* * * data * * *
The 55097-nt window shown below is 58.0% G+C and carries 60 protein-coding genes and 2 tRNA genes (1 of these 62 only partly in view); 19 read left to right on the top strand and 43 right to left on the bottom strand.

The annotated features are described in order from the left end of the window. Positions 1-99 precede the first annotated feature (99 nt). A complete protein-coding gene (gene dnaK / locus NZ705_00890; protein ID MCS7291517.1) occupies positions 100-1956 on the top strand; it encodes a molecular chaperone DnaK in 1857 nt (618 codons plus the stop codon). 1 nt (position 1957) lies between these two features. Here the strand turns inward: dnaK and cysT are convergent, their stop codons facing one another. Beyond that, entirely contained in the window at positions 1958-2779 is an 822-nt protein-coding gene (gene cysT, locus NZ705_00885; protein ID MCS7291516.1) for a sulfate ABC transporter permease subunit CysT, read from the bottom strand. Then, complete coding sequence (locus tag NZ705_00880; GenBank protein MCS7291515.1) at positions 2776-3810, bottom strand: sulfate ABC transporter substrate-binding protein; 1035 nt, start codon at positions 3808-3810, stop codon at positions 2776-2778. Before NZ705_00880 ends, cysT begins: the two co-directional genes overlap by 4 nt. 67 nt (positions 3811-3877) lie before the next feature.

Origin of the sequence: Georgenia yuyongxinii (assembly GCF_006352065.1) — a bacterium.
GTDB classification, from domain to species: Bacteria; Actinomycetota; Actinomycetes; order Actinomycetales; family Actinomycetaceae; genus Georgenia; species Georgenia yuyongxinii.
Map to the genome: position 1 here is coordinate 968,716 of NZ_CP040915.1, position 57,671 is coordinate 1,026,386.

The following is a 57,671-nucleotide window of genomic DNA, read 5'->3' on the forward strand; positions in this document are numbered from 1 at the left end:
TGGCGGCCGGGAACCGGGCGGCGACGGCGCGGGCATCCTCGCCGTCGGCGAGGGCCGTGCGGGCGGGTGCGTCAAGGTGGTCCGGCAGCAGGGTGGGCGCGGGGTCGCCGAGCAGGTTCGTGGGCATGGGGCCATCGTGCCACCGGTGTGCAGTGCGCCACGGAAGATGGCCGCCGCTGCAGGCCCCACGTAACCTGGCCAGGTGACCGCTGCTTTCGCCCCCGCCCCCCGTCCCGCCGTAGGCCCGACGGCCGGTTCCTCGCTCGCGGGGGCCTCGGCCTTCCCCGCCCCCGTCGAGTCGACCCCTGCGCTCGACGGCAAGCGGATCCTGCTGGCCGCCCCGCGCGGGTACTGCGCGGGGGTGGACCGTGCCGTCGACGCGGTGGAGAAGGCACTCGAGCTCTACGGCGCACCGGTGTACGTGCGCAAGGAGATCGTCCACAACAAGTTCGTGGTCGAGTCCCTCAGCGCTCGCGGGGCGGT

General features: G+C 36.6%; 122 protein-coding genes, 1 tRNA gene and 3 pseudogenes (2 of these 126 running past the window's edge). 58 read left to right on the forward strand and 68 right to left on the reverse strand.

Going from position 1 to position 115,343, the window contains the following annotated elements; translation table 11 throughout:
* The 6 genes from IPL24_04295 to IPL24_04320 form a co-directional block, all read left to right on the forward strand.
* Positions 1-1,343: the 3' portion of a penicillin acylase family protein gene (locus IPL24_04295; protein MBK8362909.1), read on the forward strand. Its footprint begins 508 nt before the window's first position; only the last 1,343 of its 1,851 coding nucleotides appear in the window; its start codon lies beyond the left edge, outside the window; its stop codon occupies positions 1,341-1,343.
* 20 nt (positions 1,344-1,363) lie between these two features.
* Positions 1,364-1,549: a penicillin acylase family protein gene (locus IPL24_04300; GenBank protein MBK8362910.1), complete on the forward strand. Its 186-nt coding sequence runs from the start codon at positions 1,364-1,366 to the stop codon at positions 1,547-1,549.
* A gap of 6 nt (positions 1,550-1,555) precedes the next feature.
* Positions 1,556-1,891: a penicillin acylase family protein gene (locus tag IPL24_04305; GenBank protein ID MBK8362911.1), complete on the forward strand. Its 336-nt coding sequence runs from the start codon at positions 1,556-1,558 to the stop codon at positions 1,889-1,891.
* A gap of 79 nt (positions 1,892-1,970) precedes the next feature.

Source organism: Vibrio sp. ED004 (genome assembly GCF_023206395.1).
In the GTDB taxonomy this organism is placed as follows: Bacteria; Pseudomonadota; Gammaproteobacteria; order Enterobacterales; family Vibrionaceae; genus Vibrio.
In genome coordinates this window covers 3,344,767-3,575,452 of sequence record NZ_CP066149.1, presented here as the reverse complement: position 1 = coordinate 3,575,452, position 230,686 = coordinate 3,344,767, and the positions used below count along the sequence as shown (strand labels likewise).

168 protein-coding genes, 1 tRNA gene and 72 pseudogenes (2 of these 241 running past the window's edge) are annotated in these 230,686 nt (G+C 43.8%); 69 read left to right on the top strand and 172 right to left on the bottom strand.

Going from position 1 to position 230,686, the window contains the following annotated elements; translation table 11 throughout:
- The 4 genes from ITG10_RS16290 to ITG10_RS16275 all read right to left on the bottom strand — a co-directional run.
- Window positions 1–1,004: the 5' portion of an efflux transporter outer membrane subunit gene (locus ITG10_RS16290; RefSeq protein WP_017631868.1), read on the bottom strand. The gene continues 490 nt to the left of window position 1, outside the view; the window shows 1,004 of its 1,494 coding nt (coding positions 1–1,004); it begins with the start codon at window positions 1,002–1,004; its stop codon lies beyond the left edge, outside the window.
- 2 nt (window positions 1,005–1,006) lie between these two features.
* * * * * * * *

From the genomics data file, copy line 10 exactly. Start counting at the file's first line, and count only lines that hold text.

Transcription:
* The 6 genes from IPL24_04295 to IPL24_04320 form a co-directional block, all read left to right on the forward strand.